From Wonder Workshop Dash to VEX Robotics competitions to laser cutters, students at BRES and BRHS get a cutting edge STEM treatment from the earliest age to the cap and gown.
An after school club for coding and robots is helping students from kindergarten to sixth grade explore the basics of programming robots for voice command navigation. Technology integrators Abby Manahan and Zach Gray lead activities which are broken into units starting with the most basic programming working up to more advanced activities including obstacle courses.
Moving over to the robotics class at the high school, teacher Chris Liberti has 15 students working on competition robots which navigate an obstacle course completing various tasks for points. The robots are usually unique designs built from scratch and which must fit specific dimensions to qualify for competition.
Each team plays six to eight qualifying matches with a randomly selected partner team. This could mean a team from BRHS is partnered with another or with a team from a different school – it also means two teams from one school may compete against one another. Highest ranking teams become captains and pick teammates for elimination rounds. Matches are two minutes long with the first 15 seconds solely for autonomous programming and the remaining 1:45 driver controlled based.
Three student teams competed at Foxcroft Academy in mid-December facing 20 other teams from five schools. A big learning opportunity for BRHS students to work through breakdowns and other technical issues, the first competition paved a way for students to dig into solutions before their second competition in Yarmouth on Jan. 19, Liberti said.
“The teams that attended both performed much better at this tournament, finishing the qualifying rounds with our best team ranked 17th,” said Liberti. “Two of the teams have competed together this year, and two were new to competing. The improvement is notable as other teams continue to improve throughout the season as well.”
BRHS teams improved steadily throughout the qualifying matches in Yarmouth, said Liberti. They learned to rebuild components on the fly and took advantage of downtime by networking with other teams on strategy and programming. The highest seeded team consisted of Will LaBrecque, Bayly Carrasco and Gerald Gagne – fathers of robot, “Mo Bamba.”
“They had one of the highest scoring autonomous routines at the tournament, consistently scoring 3 points by firing a ball at one target, while driving their robot into another lower target,” said Liberti.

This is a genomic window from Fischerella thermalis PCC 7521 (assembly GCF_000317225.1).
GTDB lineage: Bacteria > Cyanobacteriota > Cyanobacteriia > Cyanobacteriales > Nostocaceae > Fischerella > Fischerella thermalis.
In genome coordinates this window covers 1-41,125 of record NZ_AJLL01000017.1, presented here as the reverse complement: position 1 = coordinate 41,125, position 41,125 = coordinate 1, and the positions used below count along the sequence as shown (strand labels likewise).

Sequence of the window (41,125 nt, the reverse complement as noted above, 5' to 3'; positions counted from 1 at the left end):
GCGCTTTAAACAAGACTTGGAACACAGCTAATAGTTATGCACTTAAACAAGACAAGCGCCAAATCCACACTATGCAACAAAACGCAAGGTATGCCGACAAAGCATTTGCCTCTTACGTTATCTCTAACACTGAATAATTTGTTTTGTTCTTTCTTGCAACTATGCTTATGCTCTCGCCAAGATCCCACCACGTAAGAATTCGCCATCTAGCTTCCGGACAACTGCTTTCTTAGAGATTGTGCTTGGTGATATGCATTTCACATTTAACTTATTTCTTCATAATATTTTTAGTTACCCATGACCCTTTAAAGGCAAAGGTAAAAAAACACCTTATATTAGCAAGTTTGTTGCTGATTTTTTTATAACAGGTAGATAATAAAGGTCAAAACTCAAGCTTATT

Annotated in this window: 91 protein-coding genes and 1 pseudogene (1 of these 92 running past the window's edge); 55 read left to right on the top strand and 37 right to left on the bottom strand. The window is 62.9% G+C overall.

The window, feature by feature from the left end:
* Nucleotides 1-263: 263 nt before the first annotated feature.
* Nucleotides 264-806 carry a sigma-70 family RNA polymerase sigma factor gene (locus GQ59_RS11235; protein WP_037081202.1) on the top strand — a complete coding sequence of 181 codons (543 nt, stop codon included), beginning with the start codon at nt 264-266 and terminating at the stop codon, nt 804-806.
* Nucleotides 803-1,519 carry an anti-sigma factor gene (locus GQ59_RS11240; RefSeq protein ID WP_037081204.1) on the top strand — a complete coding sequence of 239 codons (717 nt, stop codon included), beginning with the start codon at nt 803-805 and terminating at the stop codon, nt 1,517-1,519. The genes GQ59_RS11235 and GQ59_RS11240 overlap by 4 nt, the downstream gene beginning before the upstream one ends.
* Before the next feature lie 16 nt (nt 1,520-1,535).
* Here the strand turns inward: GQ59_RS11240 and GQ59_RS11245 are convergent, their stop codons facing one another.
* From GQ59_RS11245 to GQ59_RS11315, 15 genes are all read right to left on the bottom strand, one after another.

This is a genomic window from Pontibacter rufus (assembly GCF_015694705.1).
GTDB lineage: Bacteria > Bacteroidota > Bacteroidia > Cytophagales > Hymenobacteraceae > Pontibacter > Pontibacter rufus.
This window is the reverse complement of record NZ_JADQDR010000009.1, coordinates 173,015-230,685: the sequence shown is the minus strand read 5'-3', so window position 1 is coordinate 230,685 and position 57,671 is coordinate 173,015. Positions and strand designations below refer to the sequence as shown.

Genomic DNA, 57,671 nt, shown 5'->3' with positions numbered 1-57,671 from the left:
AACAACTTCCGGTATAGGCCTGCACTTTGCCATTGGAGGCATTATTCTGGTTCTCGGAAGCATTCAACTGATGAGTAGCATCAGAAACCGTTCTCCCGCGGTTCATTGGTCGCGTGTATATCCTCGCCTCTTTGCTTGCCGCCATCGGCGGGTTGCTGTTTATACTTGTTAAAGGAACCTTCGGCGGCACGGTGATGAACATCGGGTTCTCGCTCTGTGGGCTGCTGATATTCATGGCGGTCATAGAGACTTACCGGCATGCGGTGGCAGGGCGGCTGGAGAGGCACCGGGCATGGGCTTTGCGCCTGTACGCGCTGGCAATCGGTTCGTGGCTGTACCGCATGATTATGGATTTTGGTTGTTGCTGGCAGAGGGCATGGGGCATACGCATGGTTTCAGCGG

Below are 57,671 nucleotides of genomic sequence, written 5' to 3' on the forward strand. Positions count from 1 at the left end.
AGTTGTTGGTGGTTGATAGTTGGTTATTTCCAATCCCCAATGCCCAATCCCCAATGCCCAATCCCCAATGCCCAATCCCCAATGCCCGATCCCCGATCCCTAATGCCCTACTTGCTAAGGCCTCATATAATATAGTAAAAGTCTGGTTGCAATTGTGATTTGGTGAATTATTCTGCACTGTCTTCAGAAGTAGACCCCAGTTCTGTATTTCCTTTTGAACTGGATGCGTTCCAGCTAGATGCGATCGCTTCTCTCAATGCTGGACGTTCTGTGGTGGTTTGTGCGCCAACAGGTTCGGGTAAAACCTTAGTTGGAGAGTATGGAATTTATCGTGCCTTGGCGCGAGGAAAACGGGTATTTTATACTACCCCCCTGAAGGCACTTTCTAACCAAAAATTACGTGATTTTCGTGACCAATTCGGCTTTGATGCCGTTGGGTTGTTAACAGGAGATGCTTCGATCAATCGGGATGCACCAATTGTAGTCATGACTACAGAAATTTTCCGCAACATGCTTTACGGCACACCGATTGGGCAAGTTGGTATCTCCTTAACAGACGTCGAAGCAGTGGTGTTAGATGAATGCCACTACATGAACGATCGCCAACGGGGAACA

Mo Bamba continued its streak into the driver controlled portion of the second elimination round, but was damaged by a legal strike from another robot – his brain froze leaving him motionless for the rest of the round.
While disappointing, there was little LaBrecque, Carrasco and Gagne could have done to mend Mo Bamba’s temporary catatonia. However, Reagan Cola, Olivia Paolillo and Nicholas Morley were quickly catching up with their robot, “Z-score,” which managed to also hit high points autonomously. Z-score, though eliminated in the first round of playoffs, was an impressive performance due to the efforts of all its creators, said Liberti.
Three teams will compete at Monmouth Academy on Saturday, Feb. 9. Students expect to face 29 teams from nine other schools.
In the BRHS workshop now sits a brand new Jamieson LG-900 laser cutter the school got through a large anonymous donation.
“This is a really big deal for the school,” said engineering class teacher Ben Powell. “Laser cutters are an amazing piece of technology that can cut and engrave a wide variety of materials with incredible precision, and they are used in many industries including manufacturing, architecture, furniture, clothing, advertising, packaging, plastic processing, and many more. We are very excited to begin teaching our students how to use this cutting edge piece of equipment.”
The third year Powell has offered his engineering class, students are now putting their computer assisted design (CAD) programming to use with the new laser. The first set of projects are creating scaled buildings of original design, said Powell. Similar to using 3D printers, students use a computer assisted design (CAD) program which communicates with the laser cutter to create precise cutouts or engravings. Next year, Powell wants to create a CAD prototyping class which would help students better understand the programming behind working with machinery like this.
"Last year's engineering class built the computer we're using with the laser cutter," said Powell. "I've been wanting to find a use for it and then this kind of fell into our lap and we're like, 'Perfect! We've got a computer ready to go!'”
The laser cutter boasts a 100 watt laser, correct to 6/1000 of a centimeter, over a vacuum table workspace of two feet by three feet. The laser can cut through most woods and plastics up to about half an inch and can etch into most materials including woods, metals and plastics.
With the machine located in the shop area, teacher Chip Schwehm said one of the goals for the STEM programs is to “keep the high tech stuff going.”
“A lot of schools are marrying modern technology like this, having it all in one area … If this works well, we're hoping to get a CNC router eventually,” said Schwehm.
Just a day into having the machine, it is evident the possibilities have become limitless -- Powell said one thing he and his students would like to do is update all the teacher and staff wall plaques outside classrooms and offices. Welch forwarded the school logo which the class will program, and staff and student ideas of various promotional and fundraising materials continue to pop up.
Said Powell, “We have some really cool stuff already, but I think we're only scratching the surface.”